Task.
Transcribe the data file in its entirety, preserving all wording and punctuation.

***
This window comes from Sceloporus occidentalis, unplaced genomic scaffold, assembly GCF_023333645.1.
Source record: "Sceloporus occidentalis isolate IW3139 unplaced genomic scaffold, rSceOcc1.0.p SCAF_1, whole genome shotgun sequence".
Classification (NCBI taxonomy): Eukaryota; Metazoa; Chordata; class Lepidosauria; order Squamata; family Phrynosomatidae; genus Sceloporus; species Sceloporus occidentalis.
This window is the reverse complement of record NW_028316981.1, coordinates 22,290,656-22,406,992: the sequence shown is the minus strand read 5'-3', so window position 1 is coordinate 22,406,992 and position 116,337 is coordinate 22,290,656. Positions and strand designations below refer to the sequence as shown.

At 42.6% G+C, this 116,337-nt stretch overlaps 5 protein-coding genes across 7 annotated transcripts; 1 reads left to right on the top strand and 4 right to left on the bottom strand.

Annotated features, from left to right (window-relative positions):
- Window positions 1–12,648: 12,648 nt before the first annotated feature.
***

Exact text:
This window comes from Sceloporus occidentalis, unplaced genomic scaffold, assembly GCF_023333645.1.
Source record: "Sceloporus occidentalis isolate IW3139 unplaced genomic scaffold, rSceOcc1.0.p SCAF_1, whole genome shotgun sequence".
Classification (NCBI taxonomy): Eukaryota; Metazoa; Chordata; class Lepidosauria; order Squamata; family Phrynosomatidae; genus Sceloporus; species Sceloporus occidentalis.
This window is the reverse complement of record NW_028316981.1, coordinates 22,290,656-22,406,992: the sequence shown is the minus strand read 5'-3', so window position 1 is coordinate 22,406,992 and position 116,337 is coordinate 22,290,656. Positions and strand designations below refer to the sequence as shown.

At 42.6% G+C, this 116,337-nt stretch overlaps 5 protein-coding genes across 7 annotated transcripts; 1 reads left to right on the top strand and 4 right to left on the bottom strand.

Annotated features, from left to right (window-relative positions):
- Window positions 1–12,648: 12,648 nt before the first annotated feature.